Molecular analysis of the En/Spm transposable element system

Comparison of the autonomous element and its receptor component: Both the autonomous element En1 (Peterson, 1953, Genetics 38:682-683) and its receptor homologue Spm-I8 (McClintock, 1961, Carnegie Inst. Wash. Yearbook 60:469-476) were molecularly cloned from the wx-844 (Pereira et al., EMBO Journal, in press) and wx-m8 (Schwarz-Sommer et al., 1984, EMBO J. 3:1021-1028) alleles, respectively. The autonomous component En1 is 8.4 kb in size and is inserted in an intron of the wx gene, while the receptor or Inhibitor element Spm-I8 is 2.2 kb in size and is inserted in an exon of the wx gene. Heteroduplex analysis revealed that Spm-I8 is a deletion derivative of the autonomous element. Spm-I8 has retained 1kb and 1.2kb, respectively, from each end of the En element. Sequence analysis of their termini and of their flanking regions at their integration site revealed strong structural homology between the autonomous element En1 with its receptor component Spm-I8 (e.g. 3 bp target site duplication, 13 bp perfect terminal inverted repeat, extended stem and loop structure at the ends, etc.). This proves molecularly the genetic homology (Peterson, 1965, Am. Naturalist 99:391-398) of both the En and Spm system.

Transcription products of En: Two En-specific RNAs, 2.5 and 7 kb in size, were detected in Northern blot analysis of polyA+ RNA from a line that contains an active En element. A cDNA copy of the smaller transcript containing 1.2 kb of its 3'-end was cloned and sequenced. Comparison to the Spm-18 DNA sequence revealed that the 3'-half of the cDNA is homologous to Spm-I8 and that the region of homology is interrupted by intervening sequences. We intend to clone the cDNA into expression vectors to raise antibodies against the putative En protein.

An assay system for the suppressor function of En: In the absence of the autonomous element two chimeric transcripts, 2 kb and 3.2 kb in size, are observed in the wx-m8 line which are probably initiated at the wx promoter and terminate in the Spm-I8 insertion. In the presence of En these transcripts are suppressed, possibly by a trans-acting function of En, inhibiting transcriptional readthrough into Spm-I8. We intend to use this system to characterize the suppressor function of the En/Spm system (Gierl et al., manuscript submitted).

Plant transposable elements generate the DNA sequence diversity needed in evolution: Two germinal and sixteen somatic En-induced reversion events of the Spm-I8 receptor element from the wx-m8 allele were cloned and studied by sequence analysis (Schwarz-Sommer et al., manuscript submitted). Excision of Spm-I8 from the wx gene results in various mutant DNA sequences. This leads to altered gene products, some of which are still capable of restoring the wild type phenotype. Thus the excision of a transposable element generates sequence alterations which can change the amino acid sequence of a protein and hence visitation of genes by transposable elements can be useful in the evolution of new gene functions.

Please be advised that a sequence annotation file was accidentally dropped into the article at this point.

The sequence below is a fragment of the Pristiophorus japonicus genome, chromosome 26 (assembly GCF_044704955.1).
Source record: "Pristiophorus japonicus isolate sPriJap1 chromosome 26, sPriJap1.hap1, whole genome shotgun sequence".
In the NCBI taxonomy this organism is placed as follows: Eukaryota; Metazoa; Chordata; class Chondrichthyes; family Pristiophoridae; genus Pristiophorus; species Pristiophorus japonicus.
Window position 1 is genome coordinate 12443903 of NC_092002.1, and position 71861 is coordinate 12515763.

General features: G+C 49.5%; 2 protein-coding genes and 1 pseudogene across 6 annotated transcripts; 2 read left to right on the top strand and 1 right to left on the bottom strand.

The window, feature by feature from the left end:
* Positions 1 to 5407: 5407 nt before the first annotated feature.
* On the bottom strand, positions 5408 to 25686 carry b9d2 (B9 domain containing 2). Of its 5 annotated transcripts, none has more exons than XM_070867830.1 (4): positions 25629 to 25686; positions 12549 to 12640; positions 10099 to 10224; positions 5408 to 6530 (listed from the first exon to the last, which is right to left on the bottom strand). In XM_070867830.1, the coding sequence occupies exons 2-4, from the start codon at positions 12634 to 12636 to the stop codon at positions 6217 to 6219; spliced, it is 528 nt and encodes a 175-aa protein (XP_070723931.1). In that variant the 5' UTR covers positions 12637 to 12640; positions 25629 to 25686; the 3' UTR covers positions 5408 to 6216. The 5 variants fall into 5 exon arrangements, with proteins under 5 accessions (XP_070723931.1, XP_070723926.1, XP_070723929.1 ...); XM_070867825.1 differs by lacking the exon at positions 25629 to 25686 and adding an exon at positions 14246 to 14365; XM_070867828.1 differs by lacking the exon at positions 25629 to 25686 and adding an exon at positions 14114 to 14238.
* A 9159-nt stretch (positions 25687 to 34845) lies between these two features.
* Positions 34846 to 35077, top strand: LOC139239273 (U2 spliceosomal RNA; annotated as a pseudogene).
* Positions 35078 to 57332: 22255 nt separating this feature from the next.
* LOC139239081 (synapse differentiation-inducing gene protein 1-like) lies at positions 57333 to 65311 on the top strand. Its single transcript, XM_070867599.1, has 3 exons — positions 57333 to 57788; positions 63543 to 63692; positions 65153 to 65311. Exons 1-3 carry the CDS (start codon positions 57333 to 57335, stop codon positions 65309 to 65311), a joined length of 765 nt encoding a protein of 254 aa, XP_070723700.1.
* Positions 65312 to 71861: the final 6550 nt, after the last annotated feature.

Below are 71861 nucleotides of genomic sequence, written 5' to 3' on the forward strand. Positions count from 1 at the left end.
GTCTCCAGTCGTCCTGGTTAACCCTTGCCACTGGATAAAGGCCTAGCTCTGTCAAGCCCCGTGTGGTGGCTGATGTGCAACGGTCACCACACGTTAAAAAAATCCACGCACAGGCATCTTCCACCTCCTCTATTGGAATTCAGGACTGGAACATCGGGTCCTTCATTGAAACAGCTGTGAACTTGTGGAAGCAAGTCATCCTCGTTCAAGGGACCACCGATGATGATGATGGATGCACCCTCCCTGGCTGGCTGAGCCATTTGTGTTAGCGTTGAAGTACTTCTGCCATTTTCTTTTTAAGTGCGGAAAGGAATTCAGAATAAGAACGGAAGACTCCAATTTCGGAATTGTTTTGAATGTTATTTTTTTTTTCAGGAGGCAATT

All revertant sequences studied are compatible with a model of the transposition mechanism recently proposed (Saedler and Nevers, EMBO J., in press). Possible "footprint" sequences that may have arisen by the excision of transposable elements were observed when intron sequences of the wild type (wx+) and the mutant (wx-m8) alleles of the wx gene were compared. These findings show that in evolution transposing elements are also involved in more subtle changes of the genetic material besides the well known gross chromosomal rearrangements such as duplications, deletions, inversions, translocations etc.

Two states of the a-m1 allele differ in the size of the Inhibitor element inserted at the A1 gene: Two states of Inhibitor at the a-m1 allele (McClintock, 1965, Brookhaven Symp. Biol. 18:162-184; McClintock, 1968, Carnegie Inst. Wash. Yearbook 67:20-28) have been cloned and analysed by restriction mapping and Southern hybridization. Within the limits of resolution of the methods applied, the site of the I-homologous insertions is identical in both alleles. However, the sizes of the insertions differ considerably: state 5719A contains a 400 bp insert while that of state 6078 is 2.2 kb. This can be correlated with the residual gene activity present in the mutants in the absence of an autonomous En/Spm. Thus the basic color of state 5719A is medium dark, because the relatively small insert of 400 bp might allow some A1 gene expression. The large 2.2 kb insert of state 6078 allows virtually no gene expression and, accordingly, this state is colorless in the absence of Spm.

Sequence analysis of these insertions will allow identification of sequences involved during En/Spm-directed excision events because the two states also differ in the frequency and timing of spotting. Molecular cloning and sequence analysis of derivatives of these two states as well as others differing in background color will shed light on structures necessarily present for the suppression of residual gene activity when the receptor elements are supplied with the S function of En/Spm.

Rita Berndtgen, Heinrich Cuypers, Alfons Gierl, Ralf Bernd Klosgen, Andy Pereira, Peter A. Peterson1, Heinz Saedler and Zsuzsanna Schwarz-Sommer

1Dept. of Agronomy, Iowa State University, Ames, Iowa

Please Note: Notes submitted to the Maize Genetics Cooperation Newsletter may be cited only with consent of the authors.

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